traveled to Cuba where they met with members of the Internet community and the government. Google is providing Internet access in a few US Cities and is considering others -- might they provide Internet access in Cuba?
Consider the following:
- Cuba has very little domestic backbone infrastructure, but they could afford to extend Internet connectivity via satellite.
- Google has satellite projects that could serve Cuba.
But, the Cuban government has feared the Internet since the time of their first IP connectivity in 1996. At that time, there was high level debate about the Internet. The hard liners, led by Raúl Castro, argued against the Internet while others argued for a "Chinese" approach of supporting Internet use while censoring content and surveilling users. (It seems Fidel Castro was ambivalent).
The hard liners won in 1996, but what about today? Schmidt reports that a "number of the people" he spoke with said "the eventual model of Cuba would be more like China or Vietnam than of Venezuela or Mexico." If some of those were young government officials, there may be a glimmer of hope.
Update, July 3, 2014
It is noteworthy that Jared Cohen, Google's Director of Ideas, accompanied Schmidt on this trip -- before joining Google, he was a member of the Secretary of State's Policy Planning Staff and served as an advisor to Condoleezza Rice and later Hillary Clinton.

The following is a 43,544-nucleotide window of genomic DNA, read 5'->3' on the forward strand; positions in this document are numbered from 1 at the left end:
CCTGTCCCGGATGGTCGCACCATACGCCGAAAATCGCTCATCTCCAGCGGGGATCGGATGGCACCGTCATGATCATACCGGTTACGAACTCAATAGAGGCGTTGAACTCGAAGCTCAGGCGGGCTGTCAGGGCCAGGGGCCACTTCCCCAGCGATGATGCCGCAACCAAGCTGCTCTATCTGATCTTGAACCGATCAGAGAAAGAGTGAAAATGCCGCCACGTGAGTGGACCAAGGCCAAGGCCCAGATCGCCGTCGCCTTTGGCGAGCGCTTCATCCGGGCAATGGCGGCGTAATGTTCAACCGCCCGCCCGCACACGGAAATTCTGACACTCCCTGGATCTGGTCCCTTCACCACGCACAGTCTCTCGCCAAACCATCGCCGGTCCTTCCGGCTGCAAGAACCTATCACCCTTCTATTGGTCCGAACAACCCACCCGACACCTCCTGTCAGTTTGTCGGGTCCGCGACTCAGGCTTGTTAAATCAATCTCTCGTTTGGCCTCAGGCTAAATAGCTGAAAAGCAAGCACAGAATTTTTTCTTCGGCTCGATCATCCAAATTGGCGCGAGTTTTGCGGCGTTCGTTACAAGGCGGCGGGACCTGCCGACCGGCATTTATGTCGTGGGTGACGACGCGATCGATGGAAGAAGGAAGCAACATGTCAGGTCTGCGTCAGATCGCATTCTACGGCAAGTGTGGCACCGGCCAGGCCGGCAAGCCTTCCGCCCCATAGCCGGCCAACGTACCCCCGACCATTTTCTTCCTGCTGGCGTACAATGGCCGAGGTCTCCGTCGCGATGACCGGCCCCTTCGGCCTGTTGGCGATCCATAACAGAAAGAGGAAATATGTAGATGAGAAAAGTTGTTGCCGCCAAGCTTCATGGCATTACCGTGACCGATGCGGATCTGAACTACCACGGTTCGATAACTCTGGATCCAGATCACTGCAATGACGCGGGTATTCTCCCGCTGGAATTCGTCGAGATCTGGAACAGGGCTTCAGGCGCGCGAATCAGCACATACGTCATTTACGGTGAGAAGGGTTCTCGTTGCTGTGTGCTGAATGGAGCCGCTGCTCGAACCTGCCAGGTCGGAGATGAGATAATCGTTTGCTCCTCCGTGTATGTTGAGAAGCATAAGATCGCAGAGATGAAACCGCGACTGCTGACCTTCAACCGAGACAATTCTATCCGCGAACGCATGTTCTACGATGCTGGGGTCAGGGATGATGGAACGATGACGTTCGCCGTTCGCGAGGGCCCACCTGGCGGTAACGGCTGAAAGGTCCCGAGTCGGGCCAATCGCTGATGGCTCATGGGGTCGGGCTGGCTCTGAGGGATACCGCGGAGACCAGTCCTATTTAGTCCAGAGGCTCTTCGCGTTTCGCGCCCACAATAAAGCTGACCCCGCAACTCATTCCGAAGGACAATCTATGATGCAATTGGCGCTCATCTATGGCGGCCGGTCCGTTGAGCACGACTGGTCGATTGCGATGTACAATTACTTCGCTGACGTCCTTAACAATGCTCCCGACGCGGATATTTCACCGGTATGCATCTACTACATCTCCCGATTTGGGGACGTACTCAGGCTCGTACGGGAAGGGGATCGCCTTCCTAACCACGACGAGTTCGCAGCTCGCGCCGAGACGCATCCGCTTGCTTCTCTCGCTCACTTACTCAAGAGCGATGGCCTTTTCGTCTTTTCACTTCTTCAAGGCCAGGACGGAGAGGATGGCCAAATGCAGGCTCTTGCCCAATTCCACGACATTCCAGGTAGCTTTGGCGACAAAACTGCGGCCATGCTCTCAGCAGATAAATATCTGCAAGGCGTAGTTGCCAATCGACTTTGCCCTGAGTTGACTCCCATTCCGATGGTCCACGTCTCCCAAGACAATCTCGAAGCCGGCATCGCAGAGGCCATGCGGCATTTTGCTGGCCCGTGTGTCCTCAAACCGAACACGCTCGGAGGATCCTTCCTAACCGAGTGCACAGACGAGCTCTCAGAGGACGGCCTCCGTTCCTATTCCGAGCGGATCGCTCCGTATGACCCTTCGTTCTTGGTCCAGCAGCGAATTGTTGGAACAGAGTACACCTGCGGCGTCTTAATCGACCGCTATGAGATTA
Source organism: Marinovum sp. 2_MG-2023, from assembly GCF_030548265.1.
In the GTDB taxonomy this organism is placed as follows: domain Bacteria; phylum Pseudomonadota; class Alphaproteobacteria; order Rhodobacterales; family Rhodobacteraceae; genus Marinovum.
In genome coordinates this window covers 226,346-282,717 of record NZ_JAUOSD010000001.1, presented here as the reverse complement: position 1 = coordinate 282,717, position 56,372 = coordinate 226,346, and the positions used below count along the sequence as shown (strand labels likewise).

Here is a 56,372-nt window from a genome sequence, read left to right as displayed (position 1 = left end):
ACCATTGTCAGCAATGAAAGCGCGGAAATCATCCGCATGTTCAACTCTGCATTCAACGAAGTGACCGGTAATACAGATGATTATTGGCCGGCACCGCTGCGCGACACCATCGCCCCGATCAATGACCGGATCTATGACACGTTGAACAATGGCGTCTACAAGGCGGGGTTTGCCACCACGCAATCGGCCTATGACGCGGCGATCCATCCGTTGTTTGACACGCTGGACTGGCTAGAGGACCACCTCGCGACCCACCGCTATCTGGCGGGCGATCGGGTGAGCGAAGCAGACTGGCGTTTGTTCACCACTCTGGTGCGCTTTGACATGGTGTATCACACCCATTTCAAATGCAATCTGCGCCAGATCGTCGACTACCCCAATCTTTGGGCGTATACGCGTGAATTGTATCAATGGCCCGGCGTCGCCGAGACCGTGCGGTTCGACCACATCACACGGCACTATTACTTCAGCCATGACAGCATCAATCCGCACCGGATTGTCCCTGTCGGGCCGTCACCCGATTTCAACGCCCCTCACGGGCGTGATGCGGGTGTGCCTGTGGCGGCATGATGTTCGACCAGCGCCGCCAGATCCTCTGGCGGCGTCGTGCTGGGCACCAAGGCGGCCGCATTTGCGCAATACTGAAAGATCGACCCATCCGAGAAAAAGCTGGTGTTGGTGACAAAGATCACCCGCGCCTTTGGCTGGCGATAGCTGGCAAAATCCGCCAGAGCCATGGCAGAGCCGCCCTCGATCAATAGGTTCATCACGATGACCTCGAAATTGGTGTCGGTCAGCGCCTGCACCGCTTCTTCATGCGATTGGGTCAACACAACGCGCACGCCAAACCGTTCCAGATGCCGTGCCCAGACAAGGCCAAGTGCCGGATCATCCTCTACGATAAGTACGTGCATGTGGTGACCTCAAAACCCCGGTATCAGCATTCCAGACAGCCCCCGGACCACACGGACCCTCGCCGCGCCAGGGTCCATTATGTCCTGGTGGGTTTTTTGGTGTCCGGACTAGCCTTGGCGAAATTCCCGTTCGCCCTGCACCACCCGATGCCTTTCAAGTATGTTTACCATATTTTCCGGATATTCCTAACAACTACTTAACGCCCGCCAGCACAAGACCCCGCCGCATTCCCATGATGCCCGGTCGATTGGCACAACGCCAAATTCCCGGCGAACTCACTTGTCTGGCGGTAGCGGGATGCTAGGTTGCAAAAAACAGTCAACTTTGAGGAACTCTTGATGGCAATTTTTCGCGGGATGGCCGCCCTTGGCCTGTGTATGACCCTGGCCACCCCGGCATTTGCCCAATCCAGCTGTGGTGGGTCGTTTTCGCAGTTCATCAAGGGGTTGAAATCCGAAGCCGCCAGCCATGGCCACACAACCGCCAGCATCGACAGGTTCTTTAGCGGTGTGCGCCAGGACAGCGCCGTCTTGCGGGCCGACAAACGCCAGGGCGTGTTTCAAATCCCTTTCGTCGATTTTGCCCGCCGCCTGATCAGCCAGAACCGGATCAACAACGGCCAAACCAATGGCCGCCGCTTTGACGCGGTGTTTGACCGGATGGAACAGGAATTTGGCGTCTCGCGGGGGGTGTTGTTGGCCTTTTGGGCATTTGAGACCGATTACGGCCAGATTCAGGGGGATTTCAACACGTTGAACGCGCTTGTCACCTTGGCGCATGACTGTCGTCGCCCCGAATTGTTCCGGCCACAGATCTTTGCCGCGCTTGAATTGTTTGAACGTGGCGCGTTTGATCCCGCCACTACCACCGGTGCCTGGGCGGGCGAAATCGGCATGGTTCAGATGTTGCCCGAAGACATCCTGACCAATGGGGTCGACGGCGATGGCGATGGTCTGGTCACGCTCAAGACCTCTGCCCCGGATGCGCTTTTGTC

MIT Media Lab founder Nichlas Negropont gave a TED talk summrizing his work over the last 30 years. He concludes with his plan for the future -- using stationary satellites to connect the "last billion" -- the poorest, rural people -- to the Internet. (That part of his talk begins at 17:05). He mentions that he has partner in this project -- might it be Google?
Here is what he had to say:
And so my plan, and unfortunately I haven't been able to get my partners at this point to let me announce them, but is to do this with a stationary satellite. There are many reasons that stationary satellites aren't the best things, but there are a lot of reasons why they are, and for two billion dollars, you can connect a lot more than 100 million people, but the reason I picked two, and I will leave this as my last slide, is two billion dollars is what we were spending in Afghanistan every week. So surely if we can connect Africa and the last billion people for numbers like that, we should be doing it.
I have suggested satellite connectivity as an interim step for Cuba on the way to a modern internet, but, might Google bring a Google Fiber-like project to Havana if it were not for political barriers? They are providing fiber connectivity in Kampala, Uganda -- why not Havana?
But, even if they provided a fiber backbone in Havana, how would the end users in homes and offices be connected? Google may be working on an answer to that as well -- they are experimenting with high-speed, short range wireless connectivity.